So it was farewell to Cornwall on Wednesday as we woke early and packed the campervan. This time we were on the Roseland peninsula, a very different place from the Lizard and a very different feel to the natural history as well. But we’ve already booked to return in September. Curiously, we were talking to our allotment neighbour when we got back and we discovered that without ever meeting one another we had been staying on the same campsite for over a decade. He was planning to drive down today for the half-term week. It’s a small world – worryingly and vulnerably small!
Back home, though, we turn our full attention to the allotment which – thanks to some good neighbours – survived the very hot weather, but urgently needs weeding and TLC.
*I submitted just one of what I initially thought were four species to the local BSBI Recorder – the marvellously skilled Ian Benallick for verification – and he corrected my identification earlier today, so apologies for any apoplexy caused by my mistake. His kind correction led me to double check all my ID’s in Tim Rich and A C Jermy’s “Plant Crib”. Geraniums, it seems, are a difficult group. Yet another example of the way we learn so much more from our mistakes than we do from our successes.
Having enjoyed every moment of sunshine on holiday, we spent some of today working at 35 C in the polytunnel which is now almost planted up with summer residents and looks lovely.
After my exhausting battle with language in the last post I thought, maybe, that I, along with any readers who follow this blog sequentially, needed a bit of a lie-down. Unfortunately most readers clearly don’t read it sequentially and so a very long and slowly unfolding idea will only be found by searching on the tag “green spirituality”.
I just need to add one further dimension to a rather one-sided discussion by suggesting that the aesthetic is, in a peculiar way, another sense to add to the five more commonly accepted ones – sight, hearing, taste, touch and smell. At its most basic, the aesthetic embraces all of the five, and often makes sense where the logical mind fails. I never could understand Madame’s passion for art until (I was nineteen and she was fifteen) I suddenly got it in front of a semi abstract painting of the back of a Georgian terrace in the Bristol Museum and Art Gallery. My conversion felt like a several gigabyte data dump constituting the key, and taught me in an instant the difference between seeing and beholding. That’s all I wanted to add to the previous post. If our unconscious minds really are structured like a language then the language is more likely to be musical, poetic or artistic than logical and scientific. To drag an ancient canard out of the confit, truth is beauty and beauty is truth – ask any mathematician.
Anyway one of the most visible plants around down here at the moment checks in at best part of six feet tall; it’s Charlock and in terms of beauty it’s way down the scale. The Book of Stace describes it as an archaeophyte and denizen. I had to look denizen up and it’s a plant that can compete with native plants and generally act as if it is a native. For goodness sake don’t let the Daily Mail get hold of this information or they’ll be organizing vigilante Charlock squads.
So Charlock is no beauty and yet if you should want to distinguish it from its multitude of close cousins who have been stowing away on grain ships since Roman times in order to pollute our pristine land with foreign genes; one thing you can do is stroke the stem and the leaves and if it’s five or six feet tall, let the sense of touch flush it out. It’s very bristly and rough. You have to look at the sepals – the tiny little leaves poking out directly beneath the flowers (which should be yellow) and if they stick out at right angles you can toss your head in disdain at this wretched jumped up weed. Or alternatively you could say “Good luck mate, I wish I had half your energy” .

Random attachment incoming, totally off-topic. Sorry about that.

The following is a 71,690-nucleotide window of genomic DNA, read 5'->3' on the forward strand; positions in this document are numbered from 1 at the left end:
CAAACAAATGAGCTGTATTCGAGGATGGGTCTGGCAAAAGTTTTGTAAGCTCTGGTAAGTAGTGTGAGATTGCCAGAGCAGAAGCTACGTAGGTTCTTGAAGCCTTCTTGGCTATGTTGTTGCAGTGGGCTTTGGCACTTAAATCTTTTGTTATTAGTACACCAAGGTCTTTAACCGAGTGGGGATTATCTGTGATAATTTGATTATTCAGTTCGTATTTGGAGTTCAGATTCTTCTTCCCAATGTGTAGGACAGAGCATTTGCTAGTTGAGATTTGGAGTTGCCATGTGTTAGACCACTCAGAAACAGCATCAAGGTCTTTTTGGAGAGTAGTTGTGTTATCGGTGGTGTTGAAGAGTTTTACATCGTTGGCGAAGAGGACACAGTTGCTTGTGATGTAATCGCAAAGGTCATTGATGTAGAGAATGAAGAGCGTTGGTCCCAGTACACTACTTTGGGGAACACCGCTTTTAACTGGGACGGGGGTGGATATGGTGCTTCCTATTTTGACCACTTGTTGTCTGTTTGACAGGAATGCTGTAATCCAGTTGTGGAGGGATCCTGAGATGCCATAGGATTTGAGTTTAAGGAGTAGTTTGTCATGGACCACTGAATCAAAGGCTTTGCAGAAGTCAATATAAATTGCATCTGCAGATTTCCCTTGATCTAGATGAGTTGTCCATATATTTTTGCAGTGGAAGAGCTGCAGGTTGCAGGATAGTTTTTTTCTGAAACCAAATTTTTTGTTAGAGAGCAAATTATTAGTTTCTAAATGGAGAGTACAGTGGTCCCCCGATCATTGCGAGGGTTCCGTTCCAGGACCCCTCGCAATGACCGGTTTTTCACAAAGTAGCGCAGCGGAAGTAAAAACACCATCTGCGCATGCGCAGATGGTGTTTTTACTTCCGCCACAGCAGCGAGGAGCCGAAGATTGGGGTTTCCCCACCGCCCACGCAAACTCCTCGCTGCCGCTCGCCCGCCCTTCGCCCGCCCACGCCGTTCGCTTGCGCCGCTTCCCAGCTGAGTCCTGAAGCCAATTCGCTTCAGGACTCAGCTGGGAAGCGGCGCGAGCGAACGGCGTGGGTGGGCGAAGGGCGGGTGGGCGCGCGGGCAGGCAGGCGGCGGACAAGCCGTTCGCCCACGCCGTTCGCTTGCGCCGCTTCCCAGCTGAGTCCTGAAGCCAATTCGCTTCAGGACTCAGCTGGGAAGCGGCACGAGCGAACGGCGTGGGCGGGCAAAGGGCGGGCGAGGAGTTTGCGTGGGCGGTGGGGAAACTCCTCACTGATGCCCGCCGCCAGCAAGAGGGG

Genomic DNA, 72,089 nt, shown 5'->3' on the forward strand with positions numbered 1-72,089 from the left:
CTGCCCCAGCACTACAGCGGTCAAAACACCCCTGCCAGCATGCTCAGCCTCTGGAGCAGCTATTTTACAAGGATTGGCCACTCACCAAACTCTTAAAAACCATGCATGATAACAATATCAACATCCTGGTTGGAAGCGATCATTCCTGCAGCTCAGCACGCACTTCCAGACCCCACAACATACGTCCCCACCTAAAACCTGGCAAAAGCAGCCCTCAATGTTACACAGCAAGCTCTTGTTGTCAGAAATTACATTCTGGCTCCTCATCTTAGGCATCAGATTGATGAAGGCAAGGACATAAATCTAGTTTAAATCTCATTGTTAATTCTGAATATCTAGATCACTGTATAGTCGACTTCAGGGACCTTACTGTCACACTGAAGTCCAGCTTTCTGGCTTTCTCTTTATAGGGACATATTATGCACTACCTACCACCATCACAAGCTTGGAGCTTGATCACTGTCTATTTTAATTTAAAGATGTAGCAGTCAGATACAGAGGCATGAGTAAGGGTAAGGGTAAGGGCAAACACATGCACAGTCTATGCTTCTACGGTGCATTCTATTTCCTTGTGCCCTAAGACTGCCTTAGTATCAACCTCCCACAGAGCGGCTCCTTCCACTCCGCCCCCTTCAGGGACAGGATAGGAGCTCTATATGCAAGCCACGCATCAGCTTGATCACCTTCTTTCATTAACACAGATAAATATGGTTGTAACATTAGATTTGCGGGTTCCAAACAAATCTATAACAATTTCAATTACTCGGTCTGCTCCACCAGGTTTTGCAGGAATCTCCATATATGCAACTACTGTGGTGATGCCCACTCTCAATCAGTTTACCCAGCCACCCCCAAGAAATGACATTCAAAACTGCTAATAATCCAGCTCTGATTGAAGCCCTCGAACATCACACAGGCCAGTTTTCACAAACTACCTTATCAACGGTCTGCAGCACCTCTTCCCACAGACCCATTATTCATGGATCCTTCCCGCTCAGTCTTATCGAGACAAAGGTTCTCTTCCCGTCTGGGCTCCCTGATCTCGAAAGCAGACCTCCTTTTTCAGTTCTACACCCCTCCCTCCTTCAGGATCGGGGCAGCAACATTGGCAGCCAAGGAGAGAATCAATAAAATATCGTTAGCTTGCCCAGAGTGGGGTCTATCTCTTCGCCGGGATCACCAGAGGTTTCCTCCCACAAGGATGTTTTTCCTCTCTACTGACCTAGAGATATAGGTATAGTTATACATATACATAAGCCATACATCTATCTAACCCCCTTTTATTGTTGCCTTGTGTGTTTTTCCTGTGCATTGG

I much prefer talking to plants and birds because there’s always the possibility of a silent conversation beginning, and who knows where that will lead? These moments of intense contemplation can be almost erotic in their intensity. I’ve spent days trying to capture the texture and form of a single Hyacinth blossom in watercolour. In the early days of my artistic adventures I remember seeing a drawing of Clevedon Pier by Peter Lanyon; a completely relaxed charcoal line that perfectly expressed the pier in a way that a prissy architect’s drawing could never have achieved.
So never neglect the aesthetic power of plants and flowers. They don’t have to be rare. I suppose there is a bit of the trainspotter in all of us, but the pleasure of finding (top left clockwise) Kidney Vetch and Sea Carrot growing in full spring colours was only marginally less than finding the Spring Squill and the Cut Leaf Cranesbill; or the little pathside explosion of Primrose, Buttercup, Soft Shield Fern and Ivy; the Cuckoo Flowers which I climbed over a fence to photograph and found a couple of hours later had all been mown off. A little bereavement. And then, finally the Pale Flax whose flower is so intense that you could spend an afternoon gazing into its depths and pondering how long it is since it was part of a valuable cloth industry.
So it’s been a wonderful couple of weeks. Yesterday we were sitting outside the campervan drinking a cup of tea and we recorded no less than seven birds strutting their stuff nearby. We heard a Robin, a Blackbird, House Sparrows, a Dunnock, a Wren, a remarkably faint Curlew, and the usual garrulous cries of Crows, Magpies and Jackdaws. During our walk we watched House Martins scooping mud up from a drying puddle to build their nests and saw sparrows having a noisy dust bath on the tinder dry coast path. All this on a day that I completely failed to find a single Sea Spleenwort after thrashing sweatily along every cliff and sea facing Cornish wall I could find – in spite of all my attempts to research it beforehand. That’s the other thing about nature: it’s always surprising.